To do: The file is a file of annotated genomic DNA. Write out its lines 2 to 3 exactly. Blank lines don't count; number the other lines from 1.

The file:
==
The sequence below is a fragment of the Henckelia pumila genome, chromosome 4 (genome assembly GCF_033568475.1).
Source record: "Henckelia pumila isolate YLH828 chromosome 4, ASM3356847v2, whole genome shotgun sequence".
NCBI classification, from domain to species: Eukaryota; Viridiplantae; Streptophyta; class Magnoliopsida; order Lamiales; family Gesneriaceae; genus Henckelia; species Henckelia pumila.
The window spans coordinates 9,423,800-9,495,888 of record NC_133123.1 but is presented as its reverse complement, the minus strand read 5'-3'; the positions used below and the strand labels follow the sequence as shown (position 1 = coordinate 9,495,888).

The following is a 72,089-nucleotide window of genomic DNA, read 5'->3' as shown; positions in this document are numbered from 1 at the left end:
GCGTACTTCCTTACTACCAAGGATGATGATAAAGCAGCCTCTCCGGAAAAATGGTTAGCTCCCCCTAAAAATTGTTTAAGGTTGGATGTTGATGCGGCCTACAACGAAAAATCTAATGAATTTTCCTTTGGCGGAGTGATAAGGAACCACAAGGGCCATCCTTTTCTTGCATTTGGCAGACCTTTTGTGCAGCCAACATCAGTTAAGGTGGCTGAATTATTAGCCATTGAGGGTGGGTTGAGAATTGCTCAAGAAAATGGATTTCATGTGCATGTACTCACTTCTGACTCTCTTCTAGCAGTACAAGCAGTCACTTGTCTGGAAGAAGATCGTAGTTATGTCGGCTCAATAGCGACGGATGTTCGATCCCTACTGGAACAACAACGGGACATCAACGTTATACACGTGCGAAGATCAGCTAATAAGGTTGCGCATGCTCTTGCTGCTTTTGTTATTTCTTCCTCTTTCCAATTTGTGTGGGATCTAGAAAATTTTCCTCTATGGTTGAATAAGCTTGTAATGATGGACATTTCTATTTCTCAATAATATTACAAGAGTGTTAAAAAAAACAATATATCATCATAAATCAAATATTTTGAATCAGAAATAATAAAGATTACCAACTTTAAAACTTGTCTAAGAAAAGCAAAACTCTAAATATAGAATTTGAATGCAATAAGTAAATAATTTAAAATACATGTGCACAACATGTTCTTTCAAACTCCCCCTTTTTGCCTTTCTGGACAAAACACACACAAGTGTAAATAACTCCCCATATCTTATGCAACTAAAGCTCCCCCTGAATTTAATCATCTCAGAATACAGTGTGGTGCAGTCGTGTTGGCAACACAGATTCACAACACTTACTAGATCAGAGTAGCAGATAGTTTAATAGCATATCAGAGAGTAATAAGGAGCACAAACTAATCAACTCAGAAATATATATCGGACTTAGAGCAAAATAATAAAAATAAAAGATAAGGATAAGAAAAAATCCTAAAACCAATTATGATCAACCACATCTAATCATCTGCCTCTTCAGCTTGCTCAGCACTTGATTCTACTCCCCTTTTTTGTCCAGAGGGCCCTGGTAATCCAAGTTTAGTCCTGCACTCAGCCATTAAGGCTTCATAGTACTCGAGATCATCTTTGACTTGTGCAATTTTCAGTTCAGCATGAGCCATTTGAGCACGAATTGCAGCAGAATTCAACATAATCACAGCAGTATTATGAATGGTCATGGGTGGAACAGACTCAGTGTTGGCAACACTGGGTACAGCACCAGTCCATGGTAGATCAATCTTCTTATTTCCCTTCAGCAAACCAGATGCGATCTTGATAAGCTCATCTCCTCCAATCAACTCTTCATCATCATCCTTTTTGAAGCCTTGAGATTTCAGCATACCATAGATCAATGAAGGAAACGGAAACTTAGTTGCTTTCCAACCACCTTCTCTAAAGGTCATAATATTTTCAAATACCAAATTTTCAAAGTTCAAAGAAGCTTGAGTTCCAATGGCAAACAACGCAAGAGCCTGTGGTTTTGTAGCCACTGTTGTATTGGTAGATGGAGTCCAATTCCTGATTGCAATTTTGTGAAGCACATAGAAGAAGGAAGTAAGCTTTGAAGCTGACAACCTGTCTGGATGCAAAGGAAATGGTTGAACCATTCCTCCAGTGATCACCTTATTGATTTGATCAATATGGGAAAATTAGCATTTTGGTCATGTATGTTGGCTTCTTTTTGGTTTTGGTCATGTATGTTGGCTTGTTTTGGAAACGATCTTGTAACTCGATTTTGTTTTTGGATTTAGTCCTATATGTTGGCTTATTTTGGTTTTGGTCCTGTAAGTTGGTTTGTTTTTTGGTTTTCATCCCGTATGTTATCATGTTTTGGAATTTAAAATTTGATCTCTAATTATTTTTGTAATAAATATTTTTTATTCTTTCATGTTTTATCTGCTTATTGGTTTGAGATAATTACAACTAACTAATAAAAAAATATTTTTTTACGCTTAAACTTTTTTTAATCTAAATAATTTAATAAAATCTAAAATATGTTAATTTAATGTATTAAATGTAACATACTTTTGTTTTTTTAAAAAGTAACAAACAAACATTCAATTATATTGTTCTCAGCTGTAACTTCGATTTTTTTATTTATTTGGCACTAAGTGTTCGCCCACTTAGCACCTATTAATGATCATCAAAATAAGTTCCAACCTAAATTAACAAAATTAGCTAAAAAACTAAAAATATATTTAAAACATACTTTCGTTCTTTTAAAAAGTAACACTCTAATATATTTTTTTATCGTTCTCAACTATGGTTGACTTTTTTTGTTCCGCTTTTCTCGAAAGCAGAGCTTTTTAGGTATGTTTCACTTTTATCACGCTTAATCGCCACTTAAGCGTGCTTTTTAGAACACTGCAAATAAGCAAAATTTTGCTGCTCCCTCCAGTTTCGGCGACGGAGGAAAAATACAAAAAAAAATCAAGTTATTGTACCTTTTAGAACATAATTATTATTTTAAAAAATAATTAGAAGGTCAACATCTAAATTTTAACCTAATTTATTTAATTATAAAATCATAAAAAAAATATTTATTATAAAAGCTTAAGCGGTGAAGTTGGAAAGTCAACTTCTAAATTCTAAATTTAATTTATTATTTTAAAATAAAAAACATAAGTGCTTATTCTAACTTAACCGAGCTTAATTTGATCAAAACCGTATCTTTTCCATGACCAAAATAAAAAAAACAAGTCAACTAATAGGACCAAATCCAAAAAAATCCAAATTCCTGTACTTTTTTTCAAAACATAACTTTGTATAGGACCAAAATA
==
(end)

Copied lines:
Source record: "Henckelia pumila isolate YLH828 chromosome 4, ASM3356847v2, whole genome shotgun sequence".
NCBI classification, from domain to species: Eukaryota; Viridiplantae; Streptophyta; class Magnoliopsida; order Lamiales; family Gesneriaceae; genus Henckelia; species Henckelia pumila.